Oral Rabies Vaccination Program EA
Contact: David Manski, (207) 288-8720
Northeast Region Northern Coastal Barrier Network Parks:
The U.S. Department of Interior (USDI), National Park Service (NPS), in cooperation with the U.S. Department of Agriculture (USDA), Animal and Plant Health Inspection Service, Wildlife Services (APHIS-WS) and various state agencies (i.e., health departments, agriculture departments, and wildlife agencies), is proposing to implement an oral rabies vaccination (ORVAC) program at several park units in Maine, Maryland, Massachusetts, New Jersey, New York, and Virginia to stop the spread of specific raccoon (Procyon lotor) rabies variants or “strains” of the rabies virus and reduce or eliminate this strain of the virus from the eastern U.S. If not stopped, these strains could potentially spread to a much broader area of the U.S. and cause substantial increases in public and domestic animal health costs because of increased rabies exposures. The program would involve the distribution of ORVAC baits to create zones of vaccinated raccoons that would then serve as barriers to further cease the advancement of raccoon rabies virus variants. The action would involve the use of APHIS-WS federal funds to purchase and distribute ORVAC baits.
Currently, cooperative rabies vaccination programs are already being conducted on various land classes in each of the aforementioned states in addition to numerous other states in the eastern U.S. By participating, the NPS would aid in enhancing the effectiveness of the national program. If baiting programs were conducted around these large land masses, reservoirs of the virus would likely still exist, creating holes in the program and potentially making the program less effective at stopping the forward advance or eliminating the raccoon strain of the rabies virus. No cumulative impacts are anticipated from the distribution of ORVAC into the environment. The ORVAC vaccine and bait that would be used has been found safe to use on raccoons and other animal species, has a negligible risk of causing adverse affects to humans, is readily consumed by target animal species, and does not cause bioaccumulation in the environment. A limited number of baits would be distributed one time per year, thereby limiting the potential for persons to be exposed to an ORVAC bait or to bait distributing equipment.
To evaluate alternatives and determine environmental consequences, we have prepared an environmental assessment (EA) for this project. We would like your input regarding this EA to help us in making an informed decision.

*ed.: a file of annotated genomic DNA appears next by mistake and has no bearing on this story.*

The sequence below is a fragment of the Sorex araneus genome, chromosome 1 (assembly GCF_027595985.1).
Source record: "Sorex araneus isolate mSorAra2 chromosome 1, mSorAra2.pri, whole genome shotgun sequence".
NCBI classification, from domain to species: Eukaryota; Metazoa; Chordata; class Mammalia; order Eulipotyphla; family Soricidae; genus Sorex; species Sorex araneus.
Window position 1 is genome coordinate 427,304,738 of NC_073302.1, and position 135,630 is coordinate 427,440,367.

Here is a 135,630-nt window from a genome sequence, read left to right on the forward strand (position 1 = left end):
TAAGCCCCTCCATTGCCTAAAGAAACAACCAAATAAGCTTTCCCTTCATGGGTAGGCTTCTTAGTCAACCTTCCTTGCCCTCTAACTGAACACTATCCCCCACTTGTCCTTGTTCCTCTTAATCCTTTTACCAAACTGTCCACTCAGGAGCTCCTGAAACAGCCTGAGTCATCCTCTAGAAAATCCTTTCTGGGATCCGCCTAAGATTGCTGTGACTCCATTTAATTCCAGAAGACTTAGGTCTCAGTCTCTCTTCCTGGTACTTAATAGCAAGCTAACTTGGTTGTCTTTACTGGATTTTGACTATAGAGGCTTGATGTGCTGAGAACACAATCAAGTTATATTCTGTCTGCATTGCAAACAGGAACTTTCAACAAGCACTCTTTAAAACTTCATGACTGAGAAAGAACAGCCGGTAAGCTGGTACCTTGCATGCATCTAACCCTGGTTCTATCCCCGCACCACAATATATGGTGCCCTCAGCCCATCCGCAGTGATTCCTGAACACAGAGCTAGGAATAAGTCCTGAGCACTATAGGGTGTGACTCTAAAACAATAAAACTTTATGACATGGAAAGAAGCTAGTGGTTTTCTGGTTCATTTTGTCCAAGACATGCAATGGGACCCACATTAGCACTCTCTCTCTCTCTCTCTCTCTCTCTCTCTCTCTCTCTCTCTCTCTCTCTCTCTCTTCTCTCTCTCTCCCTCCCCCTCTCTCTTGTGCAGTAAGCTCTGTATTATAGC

Goals of the ORVAC program
• To cooperate with involved state agencies and APHIS-WS in eliminating or stopping the northward and westward advance of the raccoon strain of rabies in the eastern U.S. by approving the use of ORVAC on NPS lands to immunize portions of target species populations along the leading edges of the rabies fronts; and
• To cooperate with involved state agencies and APHIS-WS in reducing the incidence of rabies cases involving wild and domestic animals and rabies exposures to humans in the areas where the ORVAC programs are conducted.
OPPORTUNITY FOR PUBLIC INVOLVEMENT
Please submit your written comments by February 14, 2005 to receive full consideration in the environmental assessment decision-making process. Faxed comments should also be mailed. The EA is available on the NPS website at http://nps.gov/nero/science/rabies or you may request a hard copy.
Send comments to or request a hard copy of the EA from:
Please note that names and addresses of people who comment become part of the public record. If you wish us to withhold your name and address, you must state this prominently at the beginning of your comments. We will make submissions from organizations, businesses, and from individuals identifying themselves as representatives or officials of organizations or businesses available for public inspection in their entirety.
Did You Know?
Acadia National Park's carriage road system, built by John D. Rockefeller Jr., has been called “the finest example of broken stone roads designed for horse-drawn vehicles still extant in America.” Today, you can hike or bike 45 miles of these scenic carriage roads in the park.